FIFA president Gianni Infantino on Saturday criticised television broadcasters who have offered “100 times less” to screen the Women’s World Cup compared to the men’s.
Infantino was speaking in Auckland hours before the draw for next year’s Women’s World Cup in Australia and New Zealand, and with women’s football breaking new ground.
The World Cup in July-August will have 32 teams for the first time and global interest is anticipated to be at an all-time high.
But without naming specific broadcasters, Infantino said offers submitted for the television rights were far too low.
“Broadcasters offer us 100 times less than what they offer us for the men’s World Cup,” Infantino told reporters.
He accused television companies of “pushing us to do more for equality and at the same time we are not going to accept these offers”.
Infantino said that FIFA had invested one billion dollars into women’s football in recent years.
The 2015 and 2019 Women’s World Cups made a financial loss, but Infantino said: “The next World Cup will cost us around $400 million and we hope to break even.”
For the first time, FIFA plans to sell the commercial rights separate from the men’s tournament.
“We are trying to commercialise the Women’s World Cup for the first time on its own,” he said.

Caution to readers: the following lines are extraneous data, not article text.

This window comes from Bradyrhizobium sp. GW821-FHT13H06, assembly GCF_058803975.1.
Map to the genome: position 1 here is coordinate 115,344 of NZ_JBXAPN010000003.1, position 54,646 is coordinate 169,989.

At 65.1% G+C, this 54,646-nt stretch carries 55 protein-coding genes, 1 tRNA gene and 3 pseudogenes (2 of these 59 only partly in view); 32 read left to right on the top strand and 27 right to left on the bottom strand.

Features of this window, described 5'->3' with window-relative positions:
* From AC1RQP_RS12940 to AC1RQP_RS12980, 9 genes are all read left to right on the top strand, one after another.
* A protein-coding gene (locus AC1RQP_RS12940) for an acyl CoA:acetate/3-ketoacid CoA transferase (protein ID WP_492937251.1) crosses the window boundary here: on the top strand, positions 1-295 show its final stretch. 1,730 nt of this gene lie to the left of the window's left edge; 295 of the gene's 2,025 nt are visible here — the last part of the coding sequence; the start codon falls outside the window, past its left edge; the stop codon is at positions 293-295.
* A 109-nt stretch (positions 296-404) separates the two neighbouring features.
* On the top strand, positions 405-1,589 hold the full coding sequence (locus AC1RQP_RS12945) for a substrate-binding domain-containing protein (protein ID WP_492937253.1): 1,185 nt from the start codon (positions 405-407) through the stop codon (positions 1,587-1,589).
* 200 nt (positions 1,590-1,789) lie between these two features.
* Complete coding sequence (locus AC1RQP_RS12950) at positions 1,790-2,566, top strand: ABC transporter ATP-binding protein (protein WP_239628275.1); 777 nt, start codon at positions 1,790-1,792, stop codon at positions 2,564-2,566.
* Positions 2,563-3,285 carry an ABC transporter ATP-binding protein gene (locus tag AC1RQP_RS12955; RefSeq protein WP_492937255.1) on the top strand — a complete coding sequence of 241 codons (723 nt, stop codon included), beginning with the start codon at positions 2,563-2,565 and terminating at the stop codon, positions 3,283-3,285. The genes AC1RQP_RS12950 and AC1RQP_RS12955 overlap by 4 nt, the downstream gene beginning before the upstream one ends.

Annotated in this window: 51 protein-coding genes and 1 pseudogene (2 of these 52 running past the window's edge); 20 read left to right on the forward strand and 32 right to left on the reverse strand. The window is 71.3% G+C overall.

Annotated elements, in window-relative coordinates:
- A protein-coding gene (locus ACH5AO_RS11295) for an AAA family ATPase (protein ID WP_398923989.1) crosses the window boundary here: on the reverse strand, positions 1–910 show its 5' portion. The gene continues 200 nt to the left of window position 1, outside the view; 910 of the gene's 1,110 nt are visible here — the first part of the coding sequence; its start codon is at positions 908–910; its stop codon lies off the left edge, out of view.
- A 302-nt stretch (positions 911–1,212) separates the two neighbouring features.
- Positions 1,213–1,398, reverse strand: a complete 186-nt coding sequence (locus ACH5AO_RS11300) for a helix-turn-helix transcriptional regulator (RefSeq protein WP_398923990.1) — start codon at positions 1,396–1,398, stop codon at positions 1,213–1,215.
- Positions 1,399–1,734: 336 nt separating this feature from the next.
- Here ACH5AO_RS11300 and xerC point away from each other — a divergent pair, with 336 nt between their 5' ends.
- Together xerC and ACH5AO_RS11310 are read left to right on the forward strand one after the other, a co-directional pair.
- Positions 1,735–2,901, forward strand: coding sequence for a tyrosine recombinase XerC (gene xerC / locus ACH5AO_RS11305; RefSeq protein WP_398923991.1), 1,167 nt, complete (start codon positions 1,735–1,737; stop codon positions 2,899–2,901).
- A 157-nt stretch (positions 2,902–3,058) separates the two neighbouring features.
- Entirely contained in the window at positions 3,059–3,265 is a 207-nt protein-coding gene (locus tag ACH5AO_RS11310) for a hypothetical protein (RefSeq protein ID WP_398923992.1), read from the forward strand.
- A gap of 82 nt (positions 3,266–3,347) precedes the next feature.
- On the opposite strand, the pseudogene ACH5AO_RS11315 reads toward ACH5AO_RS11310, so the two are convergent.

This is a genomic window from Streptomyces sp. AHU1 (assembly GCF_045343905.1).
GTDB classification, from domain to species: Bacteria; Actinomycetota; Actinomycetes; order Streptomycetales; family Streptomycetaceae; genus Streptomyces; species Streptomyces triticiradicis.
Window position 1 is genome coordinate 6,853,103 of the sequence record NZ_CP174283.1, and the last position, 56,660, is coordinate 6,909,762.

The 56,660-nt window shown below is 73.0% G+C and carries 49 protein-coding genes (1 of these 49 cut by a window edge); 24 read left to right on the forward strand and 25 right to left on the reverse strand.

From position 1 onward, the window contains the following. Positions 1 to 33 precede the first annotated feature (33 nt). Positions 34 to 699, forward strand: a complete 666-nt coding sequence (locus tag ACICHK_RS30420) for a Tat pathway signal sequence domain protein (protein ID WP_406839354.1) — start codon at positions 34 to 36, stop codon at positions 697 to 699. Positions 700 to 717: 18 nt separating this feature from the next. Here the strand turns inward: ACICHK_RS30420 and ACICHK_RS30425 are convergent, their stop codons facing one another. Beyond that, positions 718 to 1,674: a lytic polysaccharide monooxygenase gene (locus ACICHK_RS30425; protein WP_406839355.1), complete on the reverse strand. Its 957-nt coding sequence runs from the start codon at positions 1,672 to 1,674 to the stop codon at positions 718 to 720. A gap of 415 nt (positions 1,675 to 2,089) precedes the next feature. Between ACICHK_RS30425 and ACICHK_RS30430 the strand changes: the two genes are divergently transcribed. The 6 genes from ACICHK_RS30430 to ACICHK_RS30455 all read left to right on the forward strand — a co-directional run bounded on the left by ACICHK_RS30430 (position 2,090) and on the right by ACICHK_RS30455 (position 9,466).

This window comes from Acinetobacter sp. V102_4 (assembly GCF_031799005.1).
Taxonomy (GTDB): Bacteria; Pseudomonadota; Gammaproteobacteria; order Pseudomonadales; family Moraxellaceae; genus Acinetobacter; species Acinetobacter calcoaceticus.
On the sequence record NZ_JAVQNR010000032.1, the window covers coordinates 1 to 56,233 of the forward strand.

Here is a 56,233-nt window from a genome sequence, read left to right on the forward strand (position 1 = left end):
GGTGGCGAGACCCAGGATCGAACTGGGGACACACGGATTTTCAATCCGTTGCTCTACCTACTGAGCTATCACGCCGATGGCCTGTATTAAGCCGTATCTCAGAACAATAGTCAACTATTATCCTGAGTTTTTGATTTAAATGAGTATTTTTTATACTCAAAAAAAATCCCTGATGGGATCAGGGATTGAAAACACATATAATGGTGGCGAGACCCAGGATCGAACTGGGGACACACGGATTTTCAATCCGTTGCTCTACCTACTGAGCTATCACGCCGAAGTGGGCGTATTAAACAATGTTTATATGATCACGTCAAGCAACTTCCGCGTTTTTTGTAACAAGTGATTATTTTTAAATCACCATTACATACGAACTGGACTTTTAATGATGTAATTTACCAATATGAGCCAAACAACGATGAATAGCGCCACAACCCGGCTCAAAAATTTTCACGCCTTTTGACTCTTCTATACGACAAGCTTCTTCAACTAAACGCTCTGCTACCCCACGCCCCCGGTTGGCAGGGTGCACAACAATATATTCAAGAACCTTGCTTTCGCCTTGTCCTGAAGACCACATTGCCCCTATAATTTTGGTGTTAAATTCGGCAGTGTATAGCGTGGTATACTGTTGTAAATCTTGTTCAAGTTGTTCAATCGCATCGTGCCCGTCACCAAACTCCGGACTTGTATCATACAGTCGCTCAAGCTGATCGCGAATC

The FIFA boss also doubled down on assurances that gay fans who travel to Qatar for the men’s World Cup next month will be safe, despite homosexuality being a criminal offence there.
“I have said it (before), I repeat it—whatever nationality, background, gender, sexual orientation, everyone is welcome in Qatar,” Infantino said.
Infantino also confirmed that the FIFA Clearing House, aimed at regulating the extra payments around transfer fees, will come into force on November 16.
“This will finally bring some transparency and accountability into the whole transfer market,” said Infantino.
“Payments to strange places or strange bank accounts will not be tolerated any more.”
He said the transfer market currently generates about six to seven billion dollars every year and predicts the figure will rise.
“We want to control that and make sure the money goes where it is supposed to.”
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